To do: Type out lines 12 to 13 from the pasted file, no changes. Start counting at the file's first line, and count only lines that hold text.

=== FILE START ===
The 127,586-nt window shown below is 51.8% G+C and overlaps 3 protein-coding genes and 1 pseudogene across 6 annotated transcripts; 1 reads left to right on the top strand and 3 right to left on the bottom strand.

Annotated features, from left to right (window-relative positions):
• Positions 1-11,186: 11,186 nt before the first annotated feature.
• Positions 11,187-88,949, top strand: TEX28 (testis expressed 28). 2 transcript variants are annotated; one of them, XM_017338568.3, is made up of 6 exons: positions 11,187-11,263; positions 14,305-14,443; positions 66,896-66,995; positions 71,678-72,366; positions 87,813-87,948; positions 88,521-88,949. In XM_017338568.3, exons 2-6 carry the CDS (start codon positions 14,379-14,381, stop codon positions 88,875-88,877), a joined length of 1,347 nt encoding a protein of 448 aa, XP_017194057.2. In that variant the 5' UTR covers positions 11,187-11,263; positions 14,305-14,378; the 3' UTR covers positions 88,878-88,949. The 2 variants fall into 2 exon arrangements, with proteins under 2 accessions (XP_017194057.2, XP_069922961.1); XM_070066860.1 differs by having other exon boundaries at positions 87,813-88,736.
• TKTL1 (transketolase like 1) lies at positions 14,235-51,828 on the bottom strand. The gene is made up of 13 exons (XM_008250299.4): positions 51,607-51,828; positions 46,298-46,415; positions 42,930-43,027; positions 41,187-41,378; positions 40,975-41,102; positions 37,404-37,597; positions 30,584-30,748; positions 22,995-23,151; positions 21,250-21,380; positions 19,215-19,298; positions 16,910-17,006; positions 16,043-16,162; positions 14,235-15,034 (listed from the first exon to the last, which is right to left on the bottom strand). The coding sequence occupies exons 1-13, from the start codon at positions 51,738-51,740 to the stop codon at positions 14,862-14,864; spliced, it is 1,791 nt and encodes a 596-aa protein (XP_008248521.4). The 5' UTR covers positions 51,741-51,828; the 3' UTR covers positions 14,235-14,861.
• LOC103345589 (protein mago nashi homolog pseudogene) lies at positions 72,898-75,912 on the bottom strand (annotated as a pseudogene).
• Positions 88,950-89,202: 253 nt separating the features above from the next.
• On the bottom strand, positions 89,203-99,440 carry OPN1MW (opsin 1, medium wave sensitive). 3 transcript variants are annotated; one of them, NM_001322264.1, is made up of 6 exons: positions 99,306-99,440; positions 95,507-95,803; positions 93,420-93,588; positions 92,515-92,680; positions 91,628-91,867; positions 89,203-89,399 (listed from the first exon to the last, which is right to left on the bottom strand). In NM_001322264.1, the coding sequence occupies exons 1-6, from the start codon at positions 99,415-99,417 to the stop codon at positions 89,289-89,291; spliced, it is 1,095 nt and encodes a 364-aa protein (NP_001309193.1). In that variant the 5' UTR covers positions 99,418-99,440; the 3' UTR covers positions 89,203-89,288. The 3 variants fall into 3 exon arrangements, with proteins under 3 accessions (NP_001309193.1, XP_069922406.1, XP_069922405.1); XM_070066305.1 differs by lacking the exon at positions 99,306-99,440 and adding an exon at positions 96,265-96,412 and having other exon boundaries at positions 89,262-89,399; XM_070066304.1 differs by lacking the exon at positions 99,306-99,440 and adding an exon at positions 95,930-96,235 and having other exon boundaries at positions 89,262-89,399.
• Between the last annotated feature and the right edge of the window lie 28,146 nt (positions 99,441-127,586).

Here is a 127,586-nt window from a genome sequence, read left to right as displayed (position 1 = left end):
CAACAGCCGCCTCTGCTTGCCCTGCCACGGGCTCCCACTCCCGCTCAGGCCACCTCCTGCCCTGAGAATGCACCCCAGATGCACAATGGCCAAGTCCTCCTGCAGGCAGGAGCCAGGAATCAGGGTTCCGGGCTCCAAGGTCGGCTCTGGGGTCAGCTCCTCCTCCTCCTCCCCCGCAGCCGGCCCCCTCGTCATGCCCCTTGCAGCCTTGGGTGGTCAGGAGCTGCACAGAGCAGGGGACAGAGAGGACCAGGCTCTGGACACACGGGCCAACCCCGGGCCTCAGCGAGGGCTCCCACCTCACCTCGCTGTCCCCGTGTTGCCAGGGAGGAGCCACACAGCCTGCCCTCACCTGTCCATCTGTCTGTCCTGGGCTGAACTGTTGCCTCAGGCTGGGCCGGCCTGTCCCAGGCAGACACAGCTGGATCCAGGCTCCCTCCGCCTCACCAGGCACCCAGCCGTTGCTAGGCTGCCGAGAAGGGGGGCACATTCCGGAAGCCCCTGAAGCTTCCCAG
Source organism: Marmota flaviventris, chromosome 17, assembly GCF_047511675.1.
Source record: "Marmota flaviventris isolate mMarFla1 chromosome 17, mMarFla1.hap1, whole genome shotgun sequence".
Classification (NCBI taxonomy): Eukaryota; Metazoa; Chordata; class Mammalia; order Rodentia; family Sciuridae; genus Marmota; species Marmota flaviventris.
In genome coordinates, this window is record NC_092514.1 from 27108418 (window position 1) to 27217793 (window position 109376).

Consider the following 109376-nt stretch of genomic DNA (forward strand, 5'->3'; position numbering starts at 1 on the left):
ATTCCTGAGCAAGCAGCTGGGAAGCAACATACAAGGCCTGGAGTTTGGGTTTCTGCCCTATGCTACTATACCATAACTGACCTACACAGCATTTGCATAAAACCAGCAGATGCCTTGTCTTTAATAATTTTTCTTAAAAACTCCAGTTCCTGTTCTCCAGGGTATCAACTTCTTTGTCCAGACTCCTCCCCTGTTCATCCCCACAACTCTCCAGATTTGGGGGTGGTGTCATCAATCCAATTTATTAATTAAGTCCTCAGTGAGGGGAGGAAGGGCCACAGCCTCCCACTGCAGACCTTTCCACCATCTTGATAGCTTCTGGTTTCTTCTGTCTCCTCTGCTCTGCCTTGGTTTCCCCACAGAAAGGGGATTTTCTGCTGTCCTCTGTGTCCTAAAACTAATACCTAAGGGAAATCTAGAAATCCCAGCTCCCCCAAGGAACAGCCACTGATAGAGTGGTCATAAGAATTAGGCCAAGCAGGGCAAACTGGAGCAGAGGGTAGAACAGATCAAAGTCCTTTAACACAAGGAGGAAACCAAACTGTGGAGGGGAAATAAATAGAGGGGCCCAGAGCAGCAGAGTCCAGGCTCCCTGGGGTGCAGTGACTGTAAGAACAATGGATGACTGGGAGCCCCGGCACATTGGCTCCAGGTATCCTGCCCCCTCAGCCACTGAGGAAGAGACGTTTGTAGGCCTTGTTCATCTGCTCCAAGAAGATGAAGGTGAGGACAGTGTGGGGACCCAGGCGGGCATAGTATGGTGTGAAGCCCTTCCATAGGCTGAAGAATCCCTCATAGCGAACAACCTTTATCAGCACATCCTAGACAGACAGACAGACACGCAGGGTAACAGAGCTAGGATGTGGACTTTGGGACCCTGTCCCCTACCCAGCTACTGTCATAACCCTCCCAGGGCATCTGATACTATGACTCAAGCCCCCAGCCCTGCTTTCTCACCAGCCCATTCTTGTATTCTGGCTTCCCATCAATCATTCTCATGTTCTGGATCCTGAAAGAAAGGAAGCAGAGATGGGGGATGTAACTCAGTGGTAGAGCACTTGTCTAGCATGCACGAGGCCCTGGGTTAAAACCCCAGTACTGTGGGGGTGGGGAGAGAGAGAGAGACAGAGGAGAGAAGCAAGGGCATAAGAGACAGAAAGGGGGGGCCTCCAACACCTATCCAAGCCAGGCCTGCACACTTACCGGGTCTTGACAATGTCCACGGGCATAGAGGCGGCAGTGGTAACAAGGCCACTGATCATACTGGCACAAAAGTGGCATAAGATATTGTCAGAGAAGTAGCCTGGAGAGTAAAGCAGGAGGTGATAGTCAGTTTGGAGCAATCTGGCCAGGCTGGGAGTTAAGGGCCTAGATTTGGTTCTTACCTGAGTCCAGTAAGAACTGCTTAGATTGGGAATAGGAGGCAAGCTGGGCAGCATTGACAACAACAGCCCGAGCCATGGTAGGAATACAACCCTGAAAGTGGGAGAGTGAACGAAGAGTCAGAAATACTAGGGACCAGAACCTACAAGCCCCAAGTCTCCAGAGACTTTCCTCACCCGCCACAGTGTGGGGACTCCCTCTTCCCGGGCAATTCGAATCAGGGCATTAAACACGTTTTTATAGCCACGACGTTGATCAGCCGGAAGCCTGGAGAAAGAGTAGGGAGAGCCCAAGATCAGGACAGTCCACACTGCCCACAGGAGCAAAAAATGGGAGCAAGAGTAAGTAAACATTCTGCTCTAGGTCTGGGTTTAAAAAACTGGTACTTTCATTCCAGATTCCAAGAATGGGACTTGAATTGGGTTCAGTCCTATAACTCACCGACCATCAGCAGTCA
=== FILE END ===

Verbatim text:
Source organism: Marmota flaviventris, chromosome 17, assembly GCF_047511675.1.
Source record: "Marmota flaviventris isolate mMarFla1 chromosome 17, mMarFla1.hap1, whole genome shotgun sequence".